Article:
Aldous Huxley’s Brave New World Essay Sample

Aldous Huxley’s Brave New World Pages
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As the discoveries of modern science create tremendous hope, they also lay vast ethical minefields. As the genius of science extends the horizons of what we can do, we increasingly confront complex questions about what we should do. We have arrived at that brave new world that seemed so distant in 1932, when Aldous Huxley wrote about human beings created in test tubes in what he called a “hatchery”

                                                        – George. W. Bush (Quoted in Tada, Cameron,  9)

In Brave New World, the twenty-fifth century Earth is a society run by biological engineering and heavy social conditioning which become the central tools in the hands a benevolent dictatorship to bring about social stability and human happiness. New births happen in an artificial setting, under the strict regulation of the state. Implementation of advanced procedures of genetic engineering makes it possible to plan the lives of people right from the stage of conception, en masse.

“Bokanovsky’s Process,” repeated the Director, and the students underlined the words in their little notebooks.

 “One egg, one embryo, one adult – normality. But a bokanovskified egg will bud, will proliferate, will divide. From eight to ninety-six buds, and every bud will grow into a perfectly formed embryo, and every embryo into a full-sized adult. Making ninety-six human beings grow where only one grew before. Progress.” (Huxley 6)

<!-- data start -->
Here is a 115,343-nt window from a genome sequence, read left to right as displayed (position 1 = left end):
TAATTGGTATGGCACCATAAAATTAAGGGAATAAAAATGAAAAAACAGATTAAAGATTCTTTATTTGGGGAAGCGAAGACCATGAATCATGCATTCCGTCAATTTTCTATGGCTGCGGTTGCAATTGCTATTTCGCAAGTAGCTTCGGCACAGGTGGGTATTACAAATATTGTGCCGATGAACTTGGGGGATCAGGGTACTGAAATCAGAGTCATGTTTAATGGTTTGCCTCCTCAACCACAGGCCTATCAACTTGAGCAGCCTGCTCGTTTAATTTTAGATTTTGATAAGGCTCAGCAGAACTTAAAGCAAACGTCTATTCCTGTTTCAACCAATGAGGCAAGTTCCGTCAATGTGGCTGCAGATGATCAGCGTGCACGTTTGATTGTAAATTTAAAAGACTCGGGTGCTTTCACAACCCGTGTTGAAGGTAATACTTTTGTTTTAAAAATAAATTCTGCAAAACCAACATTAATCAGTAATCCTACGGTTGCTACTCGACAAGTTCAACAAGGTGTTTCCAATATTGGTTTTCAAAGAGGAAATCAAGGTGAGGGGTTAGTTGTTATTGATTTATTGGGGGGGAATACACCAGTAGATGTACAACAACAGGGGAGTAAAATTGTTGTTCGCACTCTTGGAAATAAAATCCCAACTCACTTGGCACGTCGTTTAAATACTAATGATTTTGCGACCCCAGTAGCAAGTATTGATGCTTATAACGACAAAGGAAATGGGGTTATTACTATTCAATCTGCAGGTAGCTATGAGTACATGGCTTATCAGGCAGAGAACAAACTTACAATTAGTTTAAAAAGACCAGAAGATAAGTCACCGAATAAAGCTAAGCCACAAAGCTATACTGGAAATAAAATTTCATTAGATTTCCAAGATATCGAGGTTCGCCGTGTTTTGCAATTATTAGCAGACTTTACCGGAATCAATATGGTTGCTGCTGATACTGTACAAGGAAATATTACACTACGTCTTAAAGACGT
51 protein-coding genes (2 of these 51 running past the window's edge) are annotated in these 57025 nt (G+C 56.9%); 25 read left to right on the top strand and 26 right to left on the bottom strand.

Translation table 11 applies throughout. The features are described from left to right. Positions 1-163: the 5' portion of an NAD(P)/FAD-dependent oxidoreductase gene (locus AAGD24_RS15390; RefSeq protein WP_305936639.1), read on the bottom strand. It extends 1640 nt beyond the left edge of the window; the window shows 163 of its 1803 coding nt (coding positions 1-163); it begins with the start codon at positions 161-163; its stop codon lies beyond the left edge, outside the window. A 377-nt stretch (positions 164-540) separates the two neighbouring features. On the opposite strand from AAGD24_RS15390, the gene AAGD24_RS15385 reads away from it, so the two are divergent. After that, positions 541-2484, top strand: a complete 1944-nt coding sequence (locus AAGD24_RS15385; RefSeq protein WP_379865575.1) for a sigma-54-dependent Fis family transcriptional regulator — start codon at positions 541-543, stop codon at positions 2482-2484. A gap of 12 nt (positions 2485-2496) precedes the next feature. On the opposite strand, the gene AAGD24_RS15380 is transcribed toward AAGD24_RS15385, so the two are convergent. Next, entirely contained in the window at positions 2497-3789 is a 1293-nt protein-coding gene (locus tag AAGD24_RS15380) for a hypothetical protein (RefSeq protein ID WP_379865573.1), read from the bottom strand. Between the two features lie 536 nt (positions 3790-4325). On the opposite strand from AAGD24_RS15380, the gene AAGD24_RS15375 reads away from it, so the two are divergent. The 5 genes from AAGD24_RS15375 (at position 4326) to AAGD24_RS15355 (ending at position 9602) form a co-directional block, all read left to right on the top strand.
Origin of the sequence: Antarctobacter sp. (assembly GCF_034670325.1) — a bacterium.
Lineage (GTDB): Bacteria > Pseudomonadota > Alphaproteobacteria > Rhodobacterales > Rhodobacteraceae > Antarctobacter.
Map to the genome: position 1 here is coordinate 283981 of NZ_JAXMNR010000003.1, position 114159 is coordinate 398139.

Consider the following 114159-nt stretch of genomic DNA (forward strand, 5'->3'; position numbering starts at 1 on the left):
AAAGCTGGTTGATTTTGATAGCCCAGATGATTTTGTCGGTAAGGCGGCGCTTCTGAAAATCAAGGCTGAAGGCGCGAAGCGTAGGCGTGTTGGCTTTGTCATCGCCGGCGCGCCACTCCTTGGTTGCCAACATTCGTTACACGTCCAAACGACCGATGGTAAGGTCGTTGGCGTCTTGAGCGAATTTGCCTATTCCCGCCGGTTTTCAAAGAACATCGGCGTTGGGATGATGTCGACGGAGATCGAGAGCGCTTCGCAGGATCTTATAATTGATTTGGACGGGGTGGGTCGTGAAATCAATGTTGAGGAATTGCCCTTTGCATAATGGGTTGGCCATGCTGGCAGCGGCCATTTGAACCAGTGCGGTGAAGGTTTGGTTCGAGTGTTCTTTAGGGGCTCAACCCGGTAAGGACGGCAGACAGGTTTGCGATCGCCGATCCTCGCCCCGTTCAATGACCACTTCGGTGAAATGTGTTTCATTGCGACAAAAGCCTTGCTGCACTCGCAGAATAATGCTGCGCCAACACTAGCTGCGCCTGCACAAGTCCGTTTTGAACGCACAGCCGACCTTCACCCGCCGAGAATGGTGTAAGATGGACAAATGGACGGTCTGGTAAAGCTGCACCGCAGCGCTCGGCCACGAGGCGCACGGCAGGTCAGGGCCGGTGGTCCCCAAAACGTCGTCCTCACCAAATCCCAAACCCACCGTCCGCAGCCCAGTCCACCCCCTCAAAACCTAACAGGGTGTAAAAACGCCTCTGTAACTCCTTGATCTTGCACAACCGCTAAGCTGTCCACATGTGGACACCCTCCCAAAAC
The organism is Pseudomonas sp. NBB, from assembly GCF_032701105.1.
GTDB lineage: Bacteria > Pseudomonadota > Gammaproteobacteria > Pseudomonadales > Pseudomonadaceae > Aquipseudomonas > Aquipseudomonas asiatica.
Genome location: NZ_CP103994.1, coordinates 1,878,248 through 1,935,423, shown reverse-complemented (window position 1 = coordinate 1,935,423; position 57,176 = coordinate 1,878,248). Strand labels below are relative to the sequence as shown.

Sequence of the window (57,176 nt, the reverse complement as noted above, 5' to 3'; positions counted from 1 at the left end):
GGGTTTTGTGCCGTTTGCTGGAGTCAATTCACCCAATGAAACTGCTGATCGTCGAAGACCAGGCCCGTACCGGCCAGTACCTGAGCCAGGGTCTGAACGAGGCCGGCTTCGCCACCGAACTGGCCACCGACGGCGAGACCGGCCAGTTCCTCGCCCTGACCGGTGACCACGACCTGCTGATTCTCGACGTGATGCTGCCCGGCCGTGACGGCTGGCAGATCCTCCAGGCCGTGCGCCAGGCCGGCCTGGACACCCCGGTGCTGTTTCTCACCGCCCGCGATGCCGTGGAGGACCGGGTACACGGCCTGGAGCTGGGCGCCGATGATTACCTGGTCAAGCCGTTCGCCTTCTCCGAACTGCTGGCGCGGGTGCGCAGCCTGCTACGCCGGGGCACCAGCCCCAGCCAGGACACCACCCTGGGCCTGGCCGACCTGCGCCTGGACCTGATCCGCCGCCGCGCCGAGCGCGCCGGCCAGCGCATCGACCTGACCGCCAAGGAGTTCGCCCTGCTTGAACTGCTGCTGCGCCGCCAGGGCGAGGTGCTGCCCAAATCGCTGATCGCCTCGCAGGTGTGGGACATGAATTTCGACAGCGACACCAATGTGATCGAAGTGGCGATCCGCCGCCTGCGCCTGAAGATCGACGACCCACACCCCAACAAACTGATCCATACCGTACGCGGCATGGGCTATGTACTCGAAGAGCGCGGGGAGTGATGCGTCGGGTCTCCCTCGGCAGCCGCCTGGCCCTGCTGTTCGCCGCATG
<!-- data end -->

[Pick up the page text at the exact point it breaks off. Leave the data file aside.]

The principles of mass production are applied to human reproduction. Even before birth, people are strictly segregated into classes. Alphas, Betas and Alpha Pluses are given the best possible prenatal treatment, as they are programmed to be directors. Lower-level jobs are handled by millions of identical twins possessing inferior intelligence, the “standard Gammas, unvarying Deltas, uniform Epsilons,” all products of massive biological engineering.

In the World State, necessary education, if it can be called that, is imparted through sleep-learning. Right from their childhood and adolescence members of this society are indoctrinated to prefer ignorant bliss in the place of truth or beauty. Hypnopedia is the “The greatest moralizing and socializing force of all time” (p.28). Happiness, by which is meant a vacuous, ‘soulless’ happiness, is the predominant goal of the society, is achieved through unquestioning conformity with the prevailing norms, accepting one’s assigned role and responsibility by virtue the caste one is born into, recreational drugs, and free sex. People get what they want, contentment is ubiquitous, and what cannot be achieved is not desired.